the freedom to customize your car without worry and it gives you the
opportunity to pay the car off and not have car payments. The disadvantages
are having to pay all of the sales tax upfront, having to usually put a
substantial amount of money down, higher monthly payments, and the possibility
of having repair costs and a car payment at the same time (if the loan term
goes past the warranty period).

Leasing offers the advantages of lower monthly payments, little or no money
out of pocket, driving a new car more often, never having repair bills
(assuming you lease only as long as the warranty period), only paying sales
tax on the portion of the car you use and not having to worry about selling or
trading in the car at the end. The disadvantages are mileage restrictions,
limitations of the amount of customizing you can do, never ending string of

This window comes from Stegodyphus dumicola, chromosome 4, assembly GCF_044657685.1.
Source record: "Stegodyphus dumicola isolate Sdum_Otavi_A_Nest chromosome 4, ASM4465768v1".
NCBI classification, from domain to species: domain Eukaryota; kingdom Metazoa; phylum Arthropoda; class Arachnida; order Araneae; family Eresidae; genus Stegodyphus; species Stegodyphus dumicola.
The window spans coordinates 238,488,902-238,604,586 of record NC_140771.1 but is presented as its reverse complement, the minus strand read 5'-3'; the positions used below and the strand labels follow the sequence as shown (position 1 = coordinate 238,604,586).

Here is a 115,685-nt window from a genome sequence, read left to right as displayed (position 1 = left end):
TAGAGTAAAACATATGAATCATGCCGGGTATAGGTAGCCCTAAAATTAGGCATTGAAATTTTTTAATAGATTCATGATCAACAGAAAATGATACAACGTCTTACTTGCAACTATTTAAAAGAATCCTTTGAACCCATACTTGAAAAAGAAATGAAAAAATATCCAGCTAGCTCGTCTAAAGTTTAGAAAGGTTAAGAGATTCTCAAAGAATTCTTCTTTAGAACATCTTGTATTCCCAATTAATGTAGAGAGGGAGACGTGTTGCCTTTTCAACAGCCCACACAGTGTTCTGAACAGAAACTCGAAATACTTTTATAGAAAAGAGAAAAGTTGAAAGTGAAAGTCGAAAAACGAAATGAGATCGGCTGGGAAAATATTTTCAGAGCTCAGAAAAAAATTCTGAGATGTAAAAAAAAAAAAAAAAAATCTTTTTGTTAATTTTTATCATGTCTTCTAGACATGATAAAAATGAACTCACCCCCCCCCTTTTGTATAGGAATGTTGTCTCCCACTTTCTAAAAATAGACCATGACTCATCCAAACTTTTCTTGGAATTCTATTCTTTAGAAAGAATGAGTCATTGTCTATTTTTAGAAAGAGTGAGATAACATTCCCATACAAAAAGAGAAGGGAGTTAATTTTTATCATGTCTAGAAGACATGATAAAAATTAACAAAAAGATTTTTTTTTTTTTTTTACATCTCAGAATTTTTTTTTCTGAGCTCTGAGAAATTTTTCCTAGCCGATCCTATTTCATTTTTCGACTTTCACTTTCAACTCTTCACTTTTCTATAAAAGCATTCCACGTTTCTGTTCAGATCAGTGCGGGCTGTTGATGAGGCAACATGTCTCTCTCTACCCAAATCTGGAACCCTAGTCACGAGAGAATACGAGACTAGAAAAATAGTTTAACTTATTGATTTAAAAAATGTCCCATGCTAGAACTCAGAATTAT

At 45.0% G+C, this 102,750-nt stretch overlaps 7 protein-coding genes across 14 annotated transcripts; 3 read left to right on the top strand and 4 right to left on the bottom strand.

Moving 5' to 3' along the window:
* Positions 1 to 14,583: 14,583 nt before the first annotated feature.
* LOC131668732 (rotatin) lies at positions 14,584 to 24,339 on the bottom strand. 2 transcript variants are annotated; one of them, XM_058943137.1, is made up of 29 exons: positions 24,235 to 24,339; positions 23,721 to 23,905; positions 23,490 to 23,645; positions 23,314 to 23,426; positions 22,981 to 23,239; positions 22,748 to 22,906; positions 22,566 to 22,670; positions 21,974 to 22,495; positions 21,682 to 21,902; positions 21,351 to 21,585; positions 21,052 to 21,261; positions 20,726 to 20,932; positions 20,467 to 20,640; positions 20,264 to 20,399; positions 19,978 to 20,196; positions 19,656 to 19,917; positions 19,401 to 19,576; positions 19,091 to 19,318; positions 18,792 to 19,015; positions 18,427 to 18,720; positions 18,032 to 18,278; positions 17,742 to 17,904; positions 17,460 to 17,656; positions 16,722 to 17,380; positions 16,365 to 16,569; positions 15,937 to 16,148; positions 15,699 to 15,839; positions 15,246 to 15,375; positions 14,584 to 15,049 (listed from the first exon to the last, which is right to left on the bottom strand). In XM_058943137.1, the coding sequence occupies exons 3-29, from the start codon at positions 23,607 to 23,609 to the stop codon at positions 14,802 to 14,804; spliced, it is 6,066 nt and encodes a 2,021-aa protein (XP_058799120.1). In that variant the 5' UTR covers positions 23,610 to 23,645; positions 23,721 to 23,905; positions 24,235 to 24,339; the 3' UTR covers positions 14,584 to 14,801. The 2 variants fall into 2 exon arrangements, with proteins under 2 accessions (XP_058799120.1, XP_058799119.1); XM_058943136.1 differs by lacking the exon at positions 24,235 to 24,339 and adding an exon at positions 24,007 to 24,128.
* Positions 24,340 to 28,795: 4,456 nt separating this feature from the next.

car payments, having to keep the car in good shape and never actually owning
the car.

Which one is better is really determined by your lifestyle, needs, desires and
finances. Generally speaking, a 36-48 month lease term will offer a lower
monthly payment that a 60 month loan (with less than 20% down).


How do I calculate a lease?

Calculating a lease payment is not difficult, once you have all the
information you need. The lease payment is based on the difference between
what you pay for the car and what the car will be worth at the end of the
lease, plus interest.

When it comes to leasing, here is the lingo:

Capitalized Cost - This is the selling price of the vehicle.

Capitalized Cost Reduction - This is simply a down payment.

Residual Value - This is what the car will be worth at the end of the lease